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The Second World War lasted nearly six years from 1939 to 1945. More than 60 million people were killed in over 30 countries. On the 1st September 1939 Germany, under its dictator Hitler, invaded Poland. It was Hitler's plan to control the whole of Europe and North Africa. During the war, he was responsible for the planned deaths of 6 million Jews as well as many others in concentration camps.
Meanwhile the Empire of Japan wanted to control China and large parts of Asia. At first the Americans stayed out of the War, but all that changed when the Japanese attacked Pearl Harbour in Hawaii in December 1941. In August 1945 the Americans dropped atomic bombs on two Japanese cities killing around 150,000 people over a few days. Soon afterwards the Japanese surrendered.
The Republic of Ireland, under its Taoiseach Eamon De Valera, decided to remain neutral. The war period in Ireland was known as "The Emergency". However, many men and women from the Republic of Ireland joined the British Army to fight Hitler - in fact over 3,000 were killed.
There's an awful lot to know about the Second World War. We suggest your child starts with the Ducksters website or these 10 facts from National Geographic to get an overview, then follow whatever interests them most. Look on the internet and find free books about the Second World War in your local library. Find out from older relatives what life was like during the Second World War.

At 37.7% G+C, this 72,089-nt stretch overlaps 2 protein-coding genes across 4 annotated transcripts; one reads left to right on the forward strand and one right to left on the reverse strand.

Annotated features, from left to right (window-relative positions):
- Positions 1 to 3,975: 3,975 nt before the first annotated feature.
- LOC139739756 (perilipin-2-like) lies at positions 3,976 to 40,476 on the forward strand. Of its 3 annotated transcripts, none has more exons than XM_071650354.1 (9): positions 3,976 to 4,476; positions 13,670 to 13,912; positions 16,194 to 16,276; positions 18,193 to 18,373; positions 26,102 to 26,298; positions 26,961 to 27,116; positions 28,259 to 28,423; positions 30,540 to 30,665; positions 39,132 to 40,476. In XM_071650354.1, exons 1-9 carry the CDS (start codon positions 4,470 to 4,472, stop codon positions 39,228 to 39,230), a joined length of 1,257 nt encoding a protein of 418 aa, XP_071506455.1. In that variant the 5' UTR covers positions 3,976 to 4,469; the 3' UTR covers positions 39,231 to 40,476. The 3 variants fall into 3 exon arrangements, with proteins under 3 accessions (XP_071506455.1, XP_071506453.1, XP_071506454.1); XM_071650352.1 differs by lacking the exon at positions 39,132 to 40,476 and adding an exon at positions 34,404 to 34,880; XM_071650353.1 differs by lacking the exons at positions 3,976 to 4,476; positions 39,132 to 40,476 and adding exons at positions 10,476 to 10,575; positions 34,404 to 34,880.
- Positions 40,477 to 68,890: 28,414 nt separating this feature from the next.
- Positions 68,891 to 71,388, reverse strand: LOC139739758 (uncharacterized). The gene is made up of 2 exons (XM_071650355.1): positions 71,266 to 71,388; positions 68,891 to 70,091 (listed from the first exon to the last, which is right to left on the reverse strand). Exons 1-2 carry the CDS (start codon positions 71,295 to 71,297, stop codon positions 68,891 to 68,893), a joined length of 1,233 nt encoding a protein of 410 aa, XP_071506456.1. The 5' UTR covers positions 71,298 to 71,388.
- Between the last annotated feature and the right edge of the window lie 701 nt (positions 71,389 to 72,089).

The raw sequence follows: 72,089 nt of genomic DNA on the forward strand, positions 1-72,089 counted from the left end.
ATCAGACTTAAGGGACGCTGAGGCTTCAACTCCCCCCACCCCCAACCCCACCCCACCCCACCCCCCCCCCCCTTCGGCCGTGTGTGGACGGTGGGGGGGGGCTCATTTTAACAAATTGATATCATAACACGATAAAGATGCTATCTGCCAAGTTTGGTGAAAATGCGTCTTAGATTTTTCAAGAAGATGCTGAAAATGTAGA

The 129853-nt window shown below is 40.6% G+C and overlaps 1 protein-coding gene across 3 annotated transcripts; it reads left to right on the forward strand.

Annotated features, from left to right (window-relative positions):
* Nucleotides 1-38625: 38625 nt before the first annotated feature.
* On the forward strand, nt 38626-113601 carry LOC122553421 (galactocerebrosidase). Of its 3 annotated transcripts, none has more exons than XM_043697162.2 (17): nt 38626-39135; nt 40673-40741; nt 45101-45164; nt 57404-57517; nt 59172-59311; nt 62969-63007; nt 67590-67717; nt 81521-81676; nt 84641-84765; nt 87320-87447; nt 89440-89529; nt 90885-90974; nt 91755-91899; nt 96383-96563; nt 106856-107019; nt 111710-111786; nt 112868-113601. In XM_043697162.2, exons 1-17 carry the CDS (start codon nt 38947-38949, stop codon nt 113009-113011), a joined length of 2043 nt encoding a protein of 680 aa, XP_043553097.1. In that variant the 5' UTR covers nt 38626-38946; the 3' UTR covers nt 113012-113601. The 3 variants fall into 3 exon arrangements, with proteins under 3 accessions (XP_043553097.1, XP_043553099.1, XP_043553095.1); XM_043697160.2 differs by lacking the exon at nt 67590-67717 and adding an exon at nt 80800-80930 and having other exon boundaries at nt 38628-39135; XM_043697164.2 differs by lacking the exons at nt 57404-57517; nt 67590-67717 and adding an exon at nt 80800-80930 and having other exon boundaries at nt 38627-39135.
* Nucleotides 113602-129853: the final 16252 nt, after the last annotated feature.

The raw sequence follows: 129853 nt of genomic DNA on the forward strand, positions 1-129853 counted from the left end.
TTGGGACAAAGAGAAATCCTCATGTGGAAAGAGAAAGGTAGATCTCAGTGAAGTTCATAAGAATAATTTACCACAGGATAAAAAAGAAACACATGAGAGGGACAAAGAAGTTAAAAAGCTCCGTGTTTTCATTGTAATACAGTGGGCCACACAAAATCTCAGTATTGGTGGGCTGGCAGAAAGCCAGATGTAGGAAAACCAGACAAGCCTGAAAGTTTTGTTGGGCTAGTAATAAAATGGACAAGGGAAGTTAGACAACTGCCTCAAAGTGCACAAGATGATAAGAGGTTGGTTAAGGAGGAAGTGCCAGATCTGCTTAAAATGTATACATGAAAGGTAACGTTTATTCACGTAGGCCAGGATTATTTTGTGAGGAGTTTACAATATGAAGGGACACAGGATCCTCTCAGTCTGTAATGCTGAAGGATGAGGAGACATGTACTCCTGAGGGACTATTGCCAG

Children gain confidence in speaking through demonstrating their knowledge to others. Chatting and listening to your child will help build their communication skills. Talking about words and their meaning in everyday life will also help build your child’s vocabulary – and your own!
Funny stories are interesting and a good excuse to get your child talking. At mealtimes, each family member could tell something interesting or something funny that happened during the day. Watching TV together can also provide a good opportunity for chat and to discuss what you are watching. Check if your child understands different things they hear and encourage your child to teach you new words and things they have learnt.
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